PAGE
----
Nuclear Issues

64 Items

President Gerald Ford meets in the Oval Office with Secretary of State Henry A. Kissinger and Vice President Nelson A. Rockefeller to discuss the American evacuation of Saigon, Oval Office, White House, Washington D.C., April 28, 1975.

White House

Magazine Article - Foreign Affairs

The Case for Offshore Balancing: A Superior U.S. Grand Strategy

| July/August 2016

"For nearly a century, in short, offshore balancing prevented the emergence of dangerous regional hegemons and pre­served a global balance of power that enhanced American security. Tellingly, when U.S. policymakers deviated from that strategy—as they did in Vietnam, where the United States had no vital interests—the result was a costly failure."

Announcement - Managing the Atom Project, Belfer Center

2016-2017 Harvard Nuclear Policy Fellowships

| December 15, 2015

The Project on Managing the Atom offers fellowships for pre-doctoral, post-doctoral, and mid-career researchers for one year, with a possibility for renewal, in the stimulating environment of the Belfer Center for Science and International Affairs at the Harvard Kennedy School. The online application for 2016-2017 fellowships opened December 15, 2015, and the application deadline is January 15, 2016. Recommendation letters are due by February 1, 2016.

Two UH-60 Black Hawk helicopters land at the cross sabers inside the International Zone in Baghdad, July 4, 2006. The cross sabers are part of a parade field that was used by Saddam Hussein when viewing his army.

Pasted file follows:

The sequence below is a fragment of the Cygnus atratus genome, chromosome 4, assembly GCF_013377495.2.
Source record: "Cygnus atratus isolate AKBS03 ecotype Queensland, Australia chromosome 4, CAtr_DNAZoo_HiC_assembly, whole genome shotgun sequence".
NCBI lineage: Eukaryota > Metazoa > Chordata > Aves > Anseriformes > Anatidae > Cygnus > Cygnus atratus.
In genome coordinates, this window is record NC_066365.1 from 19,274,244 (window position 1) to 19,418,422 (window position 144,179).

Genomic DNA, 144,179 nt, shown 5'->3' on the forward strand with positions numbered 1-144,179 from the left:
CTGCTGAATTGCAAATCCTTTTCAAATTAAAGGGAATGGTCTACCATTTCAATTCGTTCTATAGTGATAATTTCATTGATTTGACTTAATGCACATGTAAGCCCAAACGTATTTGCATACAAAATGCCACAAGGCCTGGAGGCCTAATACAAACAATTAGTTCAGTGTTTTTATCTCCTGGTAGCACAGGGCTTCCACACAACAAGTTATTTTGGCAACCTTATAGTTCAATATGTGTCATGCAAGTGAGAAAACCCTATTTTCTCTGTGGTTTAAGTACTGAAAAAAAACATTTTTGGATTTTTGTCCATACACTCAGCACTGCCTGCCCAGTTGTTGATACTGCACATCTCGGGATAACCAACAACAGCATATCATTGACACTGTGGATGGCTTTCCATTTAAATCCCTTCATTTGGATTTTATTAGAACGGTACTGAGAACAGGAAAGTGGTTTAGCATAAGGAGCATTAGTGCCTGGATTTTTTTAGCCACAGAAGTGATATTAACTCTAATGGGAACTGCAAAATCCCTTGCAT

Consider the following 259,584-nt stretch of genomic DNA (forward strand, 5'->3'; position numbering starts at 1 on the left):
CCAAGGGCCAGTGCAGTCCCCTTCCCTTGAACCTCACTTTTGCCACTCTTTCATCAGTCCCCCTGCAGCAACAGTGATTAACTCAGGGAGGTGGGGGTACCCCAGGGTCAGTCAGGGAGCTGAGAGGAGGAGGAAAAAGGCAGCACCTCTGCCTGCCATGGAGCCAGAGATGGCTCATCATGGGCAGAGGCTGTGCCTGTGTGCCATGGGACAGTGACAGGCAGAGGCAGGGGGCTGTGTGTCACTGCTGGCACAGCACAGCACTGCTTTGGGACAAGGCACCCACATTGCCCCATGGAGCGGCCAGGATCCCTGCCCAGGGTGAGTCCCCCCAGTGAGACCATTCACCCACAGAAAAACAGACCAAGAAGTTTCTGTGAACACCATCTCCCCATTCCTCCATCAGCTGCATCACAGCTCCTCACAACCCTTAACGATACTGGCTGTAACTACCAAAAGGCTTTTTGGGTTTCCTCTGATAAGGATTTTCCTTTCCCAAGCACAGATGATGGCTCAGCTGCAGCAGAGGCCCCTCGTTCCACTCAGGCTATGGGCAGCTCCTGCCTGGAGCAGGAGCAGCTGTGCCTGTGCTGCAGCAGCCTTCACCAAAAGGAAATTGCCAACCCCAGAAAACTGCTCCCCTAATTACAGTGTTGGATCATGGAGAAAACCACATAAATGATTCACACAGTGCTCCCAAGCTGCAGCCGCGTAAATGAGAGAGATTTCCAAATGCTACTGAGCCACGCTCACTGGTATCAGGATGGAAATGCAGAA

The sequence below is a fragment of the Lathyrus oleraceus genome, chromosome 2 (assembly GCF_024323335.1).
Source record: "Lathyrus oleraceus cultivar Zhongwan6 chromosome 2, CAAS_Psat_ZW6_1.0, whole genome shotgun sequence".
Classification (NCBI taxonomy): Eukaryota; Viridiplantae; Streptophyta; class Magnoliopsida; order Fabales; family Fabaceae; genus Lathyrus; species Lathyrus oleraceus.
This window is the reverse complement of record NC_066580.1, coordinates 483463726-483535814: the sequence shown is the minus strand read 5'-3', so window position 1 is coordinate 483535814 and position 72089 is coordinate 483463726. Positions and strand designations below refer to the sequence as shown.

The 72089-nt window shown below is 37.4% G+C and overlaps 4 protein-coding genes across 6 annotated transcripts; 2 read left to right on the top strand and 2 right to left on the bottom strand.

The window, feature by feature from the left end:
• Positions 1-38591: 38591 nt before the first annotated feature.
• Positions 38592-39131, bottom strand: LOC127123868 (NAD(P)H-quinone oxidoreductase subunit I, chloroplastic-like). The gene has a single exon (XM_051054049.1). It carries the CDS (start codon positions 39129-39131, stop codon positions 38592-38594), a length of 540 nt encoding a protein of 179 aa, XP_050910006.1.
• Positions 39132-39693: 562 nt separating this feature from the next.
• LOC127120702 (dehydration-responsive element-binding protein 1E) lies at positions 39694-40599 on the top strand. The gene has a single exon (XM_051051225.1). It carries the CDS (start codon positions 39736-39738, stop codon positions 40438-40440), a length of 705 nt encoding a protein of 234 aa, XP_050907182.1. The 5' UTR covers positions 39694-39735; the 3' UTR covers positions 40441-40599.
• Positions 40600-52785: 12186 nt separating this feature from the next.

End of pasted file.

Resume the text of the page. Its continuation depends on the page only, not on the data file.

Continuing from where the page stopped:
U.S. Army Photo

Analysis & Opinions - Foreign Policy

So Wrong for So Long

| August 21, 2015

"...[T]he real problem is that the neoconservative worldview — one that still informs the thinking of many of the groups and individuals who are most vocal in opposing the Iran deal — is fundamentally flawed. Getting Iraq wrong wasn't just an unfortunate miscalculation, it happened because their theories of world politics were dubious and their understanding of how the world works was goofy."

Analysis & Opinions - Foreign Policy

The Secret to America's Foreign-Policy Success (and Failure)

| July 27, 2015

"In Iraq, Afghanistan, Yemen, Libya, and several other places, U.S. leaders failed to realize that there were limits to what U.S. power could accomplish and that military force is a crude instrument that inevitably produces unintended consequences. Defeating third-rate armies and toppling foreign leaders was easy, but conventional military superiority did not enable Washington to govern foreign societies wisely or defeat stubborn local insurgencies."

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Announcement

Symposium on the Non-Proliferation Treaty, Nuclear Disarmament, Non-proliferation, and Energy: Fresh Ideas for the Future

Dec. 15, 2014

The ninth Review Conference of the Treaty on the Non-Proliferation of Nuclear Weapons (NPT) will be held at the UN Headquarters in New York from April 27-May 22, 2015. This is the fourth such conference since the indefinite extension of the NPT in 1995. Participating governments will discuss nuclear disarmament, non-proliferation, and the peaceful use of nuclear energy with a view to arriving at consensus on a number of issues.